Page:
Little Bighorn River


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Little Bighorn River

A river, about 150 km (90 mi) long, rising in the Bighorn Mountains of northern Wyoming and flowing north to the Bighorn River in southern Montana. Lakota and Cheyenne warriors defeated the forces of Gen. George A. Custer in the Little Bighorn Valley on June 25, 1876.
American Heritage® Dictionary of the English Language, Fifth Edition. Copyright © 2016 by Houghton Mifflin Harcourt Publishing Company. Published by Houghton Mifflin Harcourt Publishing Company. All rights reserved.
ThesaurusAntonymsRelated WordsSynonymsLegend:
Noun1.Little Bighorn River - a river that flows from northern Wyoming into the Bighorn River in southern MontanaLittle Bighorn River - a river that flows from northern Wyoming into the Bighorn River in southern Montana; site of Custer's Last Stand
Montana, Treasure State, MT - a state in northwestern United States on the Canadian border
Equality State, WY, Wyoming - a state in the western United States; mountainous in the west and north with the Great Plains in the east
Based on WordNet 3.0, Farlex clipart collection. © 2003-2012 Princeton University, Farlex Inc.
References in periodicals archive ?
On June 25, 1876, when the 12 companies of the US 7th Cavalry regiment rode into the valley of the Little Bighorn River every enlisted man had been issued a .45 Colt single action revolver which has gained worldwide prominence as the Colt Single Action Army.
It was beautiful sitting in the open air, near the Little Bighorn River. In the distance, the soft glow of campfires.
Kansas, and what is now Montana, including the massacres at Sand Creek and the Washita River, before culminating on a beautiful June 1876 day on the Little Bighorn River. Custer's Little Bighorn decisions under fire in real time become understandable on these pages as death comes to historical and fictional characters, con artists, U.S.
Their subsequent adventures take them on an unexpected journey they won't soon forget, one that ends at the Little Bighorn River in late June, 1876.
More than 260 soldiers, including members of Custer's much-vaunted 7th Cavalry, died in the battle as they faced several thousand Lakota and Cheyenne warriors, who had been camped in the valley of the Little Bighorn River below.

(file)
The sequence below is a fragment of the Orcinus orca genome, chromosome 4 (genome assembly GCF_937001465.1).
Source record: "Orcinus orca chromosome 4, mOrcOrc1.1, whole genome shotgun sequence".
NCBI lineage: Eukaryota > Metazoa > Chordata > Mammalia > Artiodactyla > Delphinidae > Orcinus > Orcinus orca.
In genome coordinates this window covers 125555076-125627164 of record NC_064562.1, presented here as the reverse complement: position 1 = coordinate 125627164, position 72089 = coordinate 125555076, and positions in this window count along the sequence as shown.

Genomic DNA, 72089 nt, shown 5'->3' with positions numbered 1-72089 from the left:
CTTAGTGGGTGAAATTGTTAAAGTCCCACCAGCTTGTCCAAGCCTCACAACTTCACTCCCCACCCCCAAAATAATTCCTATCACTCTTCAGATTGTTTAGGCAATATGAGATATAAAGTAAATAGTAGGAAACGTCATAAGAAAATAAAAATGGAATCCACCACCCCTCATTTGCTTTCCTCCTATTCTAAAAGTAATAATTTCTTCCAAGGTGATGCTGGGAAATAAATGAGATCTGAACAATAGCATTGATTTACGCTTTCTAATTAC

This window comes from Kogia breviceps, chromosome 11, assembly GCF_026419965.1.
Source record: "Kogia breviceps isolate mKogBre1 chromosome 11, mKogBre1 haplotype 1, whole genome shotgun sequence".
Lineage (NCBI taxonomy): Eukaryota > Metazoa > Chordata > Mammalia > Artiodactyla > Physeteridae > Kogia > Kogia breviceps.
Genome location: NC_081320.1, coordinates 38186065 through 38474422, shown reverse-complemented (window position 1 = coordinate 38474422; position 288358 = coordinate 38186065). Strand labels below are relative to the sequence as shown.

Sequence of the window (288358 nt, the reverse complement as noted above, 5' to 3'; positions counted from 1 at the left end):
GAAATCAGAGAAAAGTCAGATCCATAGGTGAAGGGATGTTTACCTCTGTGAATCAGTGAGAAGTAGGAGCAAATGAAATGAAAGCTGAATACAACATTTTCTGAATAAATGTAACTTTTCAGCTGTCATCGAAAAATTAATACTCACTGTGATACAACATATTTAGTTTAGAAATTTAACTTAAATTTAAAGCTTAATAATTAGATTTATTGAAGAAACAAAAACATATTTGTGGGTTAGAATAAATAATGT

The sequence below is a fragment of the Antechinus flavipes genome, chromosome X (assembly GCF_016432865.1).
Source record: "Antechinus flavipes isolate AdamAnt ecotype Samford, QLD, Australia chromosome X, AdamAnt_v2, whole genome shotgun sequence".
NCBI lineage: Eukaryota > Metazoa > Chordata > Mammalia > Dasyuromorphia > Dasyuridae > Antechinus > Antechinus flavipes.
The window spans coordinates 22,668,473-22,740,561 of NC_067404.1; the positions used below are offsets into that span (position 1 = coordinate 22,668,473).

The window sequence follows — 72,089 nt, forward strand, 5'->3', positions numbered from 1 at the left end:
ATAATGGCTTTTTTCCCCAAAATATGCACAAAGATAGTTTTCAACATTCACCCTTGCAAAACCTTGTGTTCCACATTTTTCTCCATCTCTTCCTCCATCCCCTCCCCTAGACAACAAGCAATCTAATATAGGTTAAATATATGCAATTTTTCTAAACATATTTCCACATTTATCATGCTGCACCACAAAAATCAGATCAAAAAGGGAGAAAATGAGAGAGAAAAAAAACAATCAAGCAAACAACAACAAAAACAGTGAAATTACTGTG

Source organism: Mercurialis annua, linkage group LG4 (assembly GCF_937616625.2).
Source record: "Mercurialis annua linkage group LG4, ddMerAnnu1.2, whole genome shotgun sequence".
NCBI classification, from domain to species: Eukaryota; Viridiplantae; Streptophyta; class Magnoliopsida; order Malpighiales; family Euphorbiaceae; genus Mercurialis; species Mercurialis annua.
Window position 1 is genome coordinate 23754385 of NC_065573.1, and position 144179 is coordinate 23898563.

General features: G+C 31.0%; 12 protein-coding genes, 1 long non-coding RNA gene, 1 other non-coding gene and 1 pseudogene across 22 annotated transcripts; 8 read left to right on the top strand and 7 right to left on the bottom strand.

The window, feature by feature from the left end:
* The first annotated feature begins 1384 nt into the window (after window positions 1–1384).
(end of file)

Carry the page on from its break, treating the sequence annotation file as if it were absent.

An illustration of just how bad things got: Last June, park employees hurriedly grabbed artifacts including soldiers' uniforms and letters signed by President Lincoln, barely saving them from water pouring down the basement walls as the Little Bighorn River crested its banks.
Anyone who has ever visited the battlefield can corroborate the impact of the complex rolling terrain on the bluffs above the Little Bighorn River. As Philbrick notes numerous times, the aspect of terrain clearly was not immediately understood by the 7th Cavalry Regiment, yet was known and successfully utilized by the native warriors.
By May 1876, large numbers of Sioux were leaving the reservations to join Sitting Bull and his people along the Little Bighorn River. Estimates of Sioux forces were in excess of 6,000 braves, with villages stretching for six miles along the river.
After the Civil War he turned Indian campaigner, and on June 25, 1876, without waiting for reinforcements, he led the Seventh Cavalry against a large force of Lakota and Cheyenne by the Little Bighorn River in Montana.
Suspecting an Indian village was somewhere to the south, they decided that Custer would lead his 600 troops and 35 Indian scouts southward along the Rosebud River, which flows a few miles west of the Little Bighorn River. He was to march rapidly as far as 125 miles, then turn around and move northward along the Little Bighorn.